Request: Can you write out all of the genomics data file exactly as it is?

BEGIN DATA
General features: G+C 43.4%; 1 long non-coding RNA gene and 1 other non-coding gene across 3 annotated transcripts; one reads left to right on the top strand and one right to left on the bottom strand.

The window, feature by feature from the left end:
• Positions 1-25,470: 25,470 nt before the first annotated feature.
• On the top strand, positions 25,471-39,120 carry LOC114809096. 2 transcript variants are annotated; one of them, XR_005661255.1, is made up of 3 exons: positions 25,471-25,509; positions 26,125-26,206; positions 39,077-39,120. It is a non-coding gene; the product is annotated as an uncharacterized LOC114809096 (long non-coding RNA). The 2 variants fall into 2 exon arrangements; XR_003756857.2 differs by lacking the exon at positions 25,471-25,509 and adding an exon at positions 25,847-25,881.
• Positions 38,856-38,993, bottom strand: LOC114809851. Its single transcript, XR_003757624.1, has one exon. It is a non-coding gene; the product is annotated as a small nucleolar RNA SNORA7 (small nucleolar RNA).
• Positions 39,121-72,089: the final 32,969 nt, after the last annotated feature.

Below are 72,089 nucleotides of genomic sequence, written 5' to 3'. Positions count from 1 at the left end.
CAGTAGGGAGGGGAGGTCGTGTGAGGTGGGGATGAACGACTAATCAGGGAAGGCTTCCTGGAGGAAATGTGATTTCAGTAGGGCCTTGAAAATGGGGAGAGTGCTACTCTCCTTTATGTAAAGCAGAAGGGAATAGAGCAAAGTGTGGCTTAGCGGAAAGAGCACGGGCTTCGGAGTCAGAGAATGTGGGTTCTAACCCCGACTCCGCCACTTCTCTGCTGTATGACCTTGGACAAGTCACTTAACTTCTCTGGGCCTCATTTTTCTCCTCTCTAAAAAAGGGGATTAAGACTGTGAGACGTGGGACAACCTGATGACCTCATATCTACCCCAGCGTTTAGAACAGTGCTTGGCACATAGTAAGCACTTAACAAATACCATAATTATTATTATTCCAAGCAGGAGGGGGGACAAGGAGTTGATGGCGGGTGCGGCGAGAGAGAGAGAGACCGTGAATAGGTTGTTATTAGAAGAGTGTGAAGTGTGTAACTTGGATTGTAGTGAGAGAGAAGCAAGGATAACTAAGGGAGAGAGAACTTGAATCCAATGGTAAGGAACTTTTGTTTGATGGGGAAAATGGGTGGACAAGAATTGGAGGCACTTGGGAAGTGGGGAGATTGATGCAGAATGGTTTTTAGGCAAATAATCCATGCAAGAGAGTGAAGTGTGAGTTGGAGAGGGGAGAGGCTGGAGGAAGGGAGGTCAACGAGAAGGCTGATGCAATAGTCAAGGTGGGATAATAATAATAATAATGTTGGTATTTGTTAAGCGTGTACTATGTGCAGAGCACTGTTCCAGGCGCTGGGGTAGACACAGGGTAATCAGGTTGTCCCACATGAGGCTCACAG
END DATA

General features: G+C 43.4%; 1 long non-coding RNA gene and 1 other non-coding gene across 3 annotated transcripts; one reads left to right on the top strand and one right to left on the bottom strand.

The window, feature by feature from the left end:
• Positions 1-25,470: 25,470 nt before the first annotated feature.
• On the top strand, positions 25,471-39,120 carry LOC114809096. 2 transcript variants are annotated; one of them, XR_005661255.1, is made up of 3 exons: positions 25,471-25,509; positions 26,125-26,206; positions 39,077-39,120. It is a non-coding gene; the product is annotated as an uncharacterized LOC114809096 (long non-coding RNA). The 2 variants fall into 2 exon arrangements; XR_003756857.2 differs by lacking the exon at positions 25,471-25,509 and adding an exon at positions 25,847-25,881.
• Positions 38,856-38,993, bottom strand: LOC114809851. Its single transcript, XR_003757624.1, has one exon. It is a non-coding gene; the product is annotated as a small nucleolar RNA SNORA7 (small nucleolar RNA).
• Positions 39,121-72,089: the final 32,969 nt, after the last annotated feature.

Below are 72,089 nucleotides of genomic sequence, written 5' to 3'. Positions count from 1 at the left end.
CAGTAGGGAGGGGAGGTCGTGTGAGGTGGGGATGAACGACTAATCAGGGAAGGCTTCCTGGAGGAAATGTGATTTCAGTAGGGCCTTGAAAATGGGGAGAGTGCTACTCTCCTTTATGTAAAGCAGAAGGGAATAGAGCAAAGTGTGGCTTAGCGGAAAGAGCACGGGCTTCGGAGTCAGAGAATGTGGGTTCTAACCCCGACTCCGCCACTTCTCTGCTGTATGACCTTGGACAAGTCACTTAACTTCTCTGGGCCTCATTTTTCTCCTCTCTAAAAAAGGGGATTAAGACTGTGAGACGTGGGACAACCTGATGACCTCATATCTACCCCAGCGTTTAGAACAGTGCTTGGCACATAGTAAGCACTTAACAAATACCATAATTATTATTATTCCAAGCAGGAGGGGGGACAAGGAGTTGATGGCGGGTGCGGCGAGAGAGAGAGAGACCGTGAATAGGTTGTTATTAGAAGAGTGTGAAGTGTGTAACTTGGATTGTAGTGAGAGAGAAGCAAGGATAACTAAGGGAGAGAGAACTTGAATCCAATGGTAAGGAACTTTTGTTTGATGGGGAAAATGGGTGGACAAGAATTGGAGGCACTTGGGAAGTGGGGAGATTGATGCAGAATGGTTTTTAGGCAAATAATCCATGCAAGAGAGTGAAGTGTGAGTTGGAGAGGGGAGAGGCTGGAGGAAGGGAGGTCAACGAGAAGGCTGATGCAATAGTCAAGGTGGGATAATAATAATAATAATGTTGGTATTTGTTAAGCGTGTACTATGTGCAGAGCACTGTTCCAGGCGCTGGGGTAGACACAGGGTAATCAGGTTGTCCCACATGAGGCTCACAG